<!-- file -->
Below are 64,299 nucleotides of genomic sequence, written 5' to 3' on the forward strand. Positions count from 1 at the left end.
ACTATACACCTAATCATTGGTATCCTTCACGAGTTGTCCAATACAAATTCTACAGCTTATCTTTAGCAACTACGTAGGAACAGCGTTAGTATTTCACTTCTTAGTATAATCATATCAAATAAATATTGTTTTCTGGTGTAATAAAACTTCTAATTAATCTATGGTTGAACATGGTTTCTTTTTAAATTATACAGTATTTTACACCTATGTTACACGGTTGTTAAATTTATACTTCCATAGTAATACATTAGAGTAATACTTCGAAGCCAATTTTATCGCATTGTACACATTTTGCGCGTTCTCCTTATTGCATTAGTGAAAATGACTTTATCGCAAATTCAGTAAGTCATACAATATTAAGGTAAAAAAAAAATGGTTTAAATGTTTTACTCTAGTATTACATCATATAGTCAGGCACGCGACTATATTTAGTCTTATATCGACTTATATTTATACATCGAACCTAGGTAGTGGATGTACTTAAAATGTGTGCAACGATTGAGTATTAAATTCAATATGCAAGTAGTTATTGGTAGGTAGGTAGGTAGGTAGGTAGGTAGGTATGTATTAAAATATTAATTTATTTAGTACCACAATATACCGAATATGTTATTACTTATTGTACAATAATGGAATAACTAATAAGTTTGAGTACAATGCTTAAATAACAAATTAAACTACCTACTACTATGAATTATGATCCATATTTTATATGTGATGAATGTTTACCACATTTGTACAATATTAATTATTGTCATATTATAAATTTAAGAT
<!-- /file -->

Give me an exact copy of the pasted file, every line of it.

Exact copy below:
Below are 64,299 nucleotides of genomic sequence, written 5' to 3' on the forward strand. Positions count from 1 at the left end.
ACTATACACCTAATCATTGGTATCCTTCACGAGTTGTCCAATACAAATTCTACAGCTTATCTTTAGCAACTACGTAGGAACAGCGTTAGTATTTCACTTCTTAGTATAATCATATCAAATAAATATTGTTTTCTGGTGTAATAAAACTTCTAATTAATCTATGGTTGAACATGGTTTCTTTTTAAATTATACAGTATTTTACACCTATGTTACACGGTTGTTAAATTTATACTTCCATAGTAATACATTAGAGTAATACTTCGAAGCCAATTTTATCGCATTGTACACATTTTGCGCGTTCTCCTTATTGCATTAGTGAAAATGACTTTATCGCAAATTCAGTAAGTCATACAATATTAAGGTAAAAAAAAAATGGTTTAAATGTTTTACTCTAGTATTACATCATATAGTCAGGCACGCGACTATATTTAGTCTTATATCGACTTATATTTATACATCGAACCTAGGTAGTGGATGTACTTAAAATGTGTGCAACGATTGAGTATTAAATTCAATATGCAAGTAGTTATTGGTAGGTAGGTAGGTAGGTAGGTAGGTAGGTATGTATTAAAATATTAATTTATTTAGTACCACAATATACCGAATATGTTATTACTTATTGTACAATAATGGAATAACTAATAAGTTTGAGTACAATGCTTAAATAACAAATTAAACTACCTACTACTATGAATTATGATCCATATTTTATATGTGATGAATGTTTACCACATTTGTACAATATTAATTATTGTCATATTATAAATTTAAGAT